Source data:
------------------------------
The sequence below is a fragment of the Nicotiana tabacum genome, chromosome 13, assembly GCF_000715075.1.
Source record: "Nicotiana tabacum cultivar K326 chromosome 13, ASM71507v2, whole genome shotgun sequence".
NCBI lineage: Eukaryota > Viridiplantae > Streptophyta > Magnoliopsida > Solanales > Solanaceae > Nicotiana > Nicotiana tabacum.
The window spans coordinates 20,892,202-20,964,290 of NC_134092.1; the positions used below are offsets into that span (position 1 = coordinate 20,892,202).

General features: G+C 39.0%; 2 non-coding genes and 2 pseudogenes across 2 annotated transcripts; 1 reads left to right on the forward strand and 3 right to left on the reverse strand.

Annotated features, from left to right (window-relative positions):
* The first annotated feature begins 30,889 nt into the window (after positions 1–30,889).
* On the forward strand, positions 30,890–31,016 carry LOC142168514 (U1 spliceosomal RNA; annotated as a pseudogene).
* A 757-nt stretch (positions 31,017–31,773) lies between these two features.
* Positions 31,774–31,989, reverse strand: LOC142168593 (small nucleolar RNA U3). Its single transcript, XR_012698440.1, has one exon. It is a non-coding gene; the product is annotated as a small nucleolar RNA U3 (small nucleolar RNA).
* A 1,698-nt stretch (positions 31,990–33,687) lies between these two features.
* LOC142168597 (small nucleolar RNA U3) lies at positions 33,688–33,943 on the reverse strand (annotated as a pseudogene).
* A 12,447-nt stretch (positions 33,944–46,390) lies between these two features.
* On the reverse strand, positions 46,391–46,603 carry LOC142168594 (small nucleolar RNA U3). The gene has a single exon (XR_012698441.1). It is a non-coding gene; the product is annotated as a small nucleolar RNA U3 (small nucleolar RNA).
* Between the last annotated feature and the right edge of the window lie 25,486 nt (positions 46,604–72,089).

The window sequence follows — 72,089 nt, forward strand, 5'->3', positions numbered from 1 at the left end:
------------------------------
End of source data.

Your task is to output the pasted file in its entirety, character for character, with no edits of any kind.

The sequence below is a fragment of the Nicotiana tabacum genome, chromosome 13, assembly GCF_000715075.1.
Source record: "Nicotiana tabacum cultivar K326 chromosome 13, ASM71507v2, whole genome shotgun sequence".
NCBI lineage: Eukaryota > Viridiplantae > Streptophyta > Magnoliopsida > Solanales > Solanaceae > Nicotiana > Nicotiana tabacum.
The window spans coordinates 20,892,202-20,964,290 of NC_134092.1; the positions used below are offsets into that span (position 1 = coordinate 20,892,202).

General features: G+C 39.0%; 2 non-coding genes and 2 pseudogenes across 2 annotated transcripts; 1 reads left to right on the forward strand and 3 right to left on the reverse strand.

Annotated features, from left to right (window-relative positions):
* The first annotated feature begins 30,889 nt into the window (after positions 1–30,889).
* On the forward strand, positions 30,890–31,016 carry LOC142168514 (U1 spliceosomal RNA; annotated as a pseudogene).
* A 757-nt stretch (positions 31,017–31,773) lies between these two features.
* Positions 31,774–31,989, reverse strand: LOC142168593 (small nucleolar RNA U3). Its single transcript, XR_012698440.1, has one exon. It is a non-coding gene; the product is annotated as a small nucleolar RNA U3 (small nucleolar RNA).
* A 1,698-nt stretch (positions 31,990–33,687) lies between these two features.
* LOC142168597 (small nucleolar RNA U3) lies at positions 33,688–33,943 on the reverse strand (annotated as a pseudogene).
* A 12,447-nt stretch (positions 33,944–46,390) lies between these two features.
* On the reverse strand, positions 46,391–46,603 carry LOC142168594 (small nucleolar RNA U3). The gene has a single exon (XR_012698441.1). It is a non-coding gene; the product is annotated as a small nucleolar RNA U3 (small nucleolar RNA).
* Between the last annotated feature and the right edge of the window lie 25,486 nt (positions 46,604–72,089).

The window sequence follows — 72,089 nt, forward strand, 5'->3', positions numbered from 1 at the left end: